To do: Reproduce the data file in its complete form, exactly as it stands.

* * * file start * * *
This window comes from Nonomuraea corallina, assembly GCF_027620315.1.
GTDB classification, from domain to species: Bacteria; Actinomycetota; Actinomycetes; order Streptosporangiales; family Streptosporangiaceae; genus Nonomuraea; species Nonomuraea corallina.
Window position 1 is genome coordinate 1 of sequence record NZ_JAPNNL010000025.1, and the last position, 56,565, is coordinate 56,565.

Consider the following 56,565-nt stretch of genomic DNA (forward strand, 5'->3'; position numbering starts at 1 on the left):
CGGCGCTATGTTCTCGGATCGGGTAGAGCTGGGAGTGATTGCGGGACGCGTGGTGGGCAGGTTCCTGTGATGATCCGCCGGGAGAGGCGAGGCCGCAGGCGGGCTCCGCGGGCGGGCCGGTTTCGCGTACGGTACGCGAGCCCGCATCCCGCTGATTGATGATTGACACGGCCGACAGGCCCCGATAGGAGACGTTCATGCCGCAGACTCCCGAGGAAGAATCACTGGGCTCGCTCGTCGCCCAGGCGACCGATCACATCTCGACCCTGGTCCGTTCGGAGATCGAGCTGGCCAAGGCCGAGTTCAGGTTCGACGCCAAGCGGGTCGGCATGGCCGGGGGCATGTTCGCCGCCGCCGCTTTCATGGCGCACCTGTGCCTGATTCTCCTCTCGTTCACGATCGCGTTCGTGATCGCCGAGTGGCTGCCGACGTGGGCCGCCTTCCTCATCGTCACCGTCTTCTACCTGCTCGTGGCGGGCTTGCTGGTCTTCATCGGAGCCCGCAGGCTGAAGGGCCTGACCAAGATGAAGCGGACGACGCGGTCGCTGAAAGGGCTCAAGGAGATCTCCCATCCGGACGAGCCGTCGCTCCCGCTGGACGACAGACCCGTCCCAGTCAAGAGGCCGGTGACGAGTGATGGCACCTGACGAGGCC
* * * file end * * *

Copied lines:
This window comes from Nonomuraea corallina, assembly GCF_027620315.1.
GTDB classification, from domain to species: Bacteria; Actinomycetota; Actinomycetes; order Streptosporangiales; family Streptosporangiaceae; genus Nonomuraea; species Nonomuraea corallina.
Window position 1 is genome coordinate 1 of sequence record NZ_JAPNNL010000025.1, and the last position, 56,565, is coordinate 56,565.

Consider the following 56,565-nt stretch of genomic DNA (forward strand, 5'->3'; position numbering starts at 1 on the left):
CGGCGCTATGTTCTCGGATCGGGTAGAGCTGGGAGTGATTGCGGGACGCGTGGTGGGCAGGTTCCTGTGATGATCCGCCGGGAGAGGCGAGGCCGCAGGCGGGCTCCGCGGGCGGGCCGGTTTCGCGTACGGTACGCGAGCCCGCATCCCGCTGATTGATGATTGACACGGCCGACAGGCCCCGATAGGAGACGTTCATGCCGCAGACTCCCGAGGAAGAATCACTGGGCTCGCTCGTCGCCCAGGCGACCGATCACATCTCGACCCTGGTCCGTTCGGAGATCGAGCTGGCCAAGGCCGAGTTCAGGTTCGACGCCAAGCGGGTCGGCATGGCCGGGGGCATGTTCGCCGCCGCCGCTTTCATGGCGCACCTGTGCCTGATTCTCCTCTCGTTCACGATCGCGTTCGTGATCGCCGAGTGGCTGCCGACGTGGGCCGCCTTCCTCATCGTCACCGTCTTCTACCTGCTCGTGGCGGGCTTGCTGGTCTTCATCGGAGCCCGCAGGCTGAAGGGCCTGACCAAGATGAAGCGGACGACGCGGTCGCTGAAAGGGCTCAAGGAGATCTCCCATCCGGACGAGCCGTCGCTCCCGCTGGACGACAGACCCGTCCCAGTCAAGAGGCCGGTGACGAGTGATGGCACCTGACGAGGCC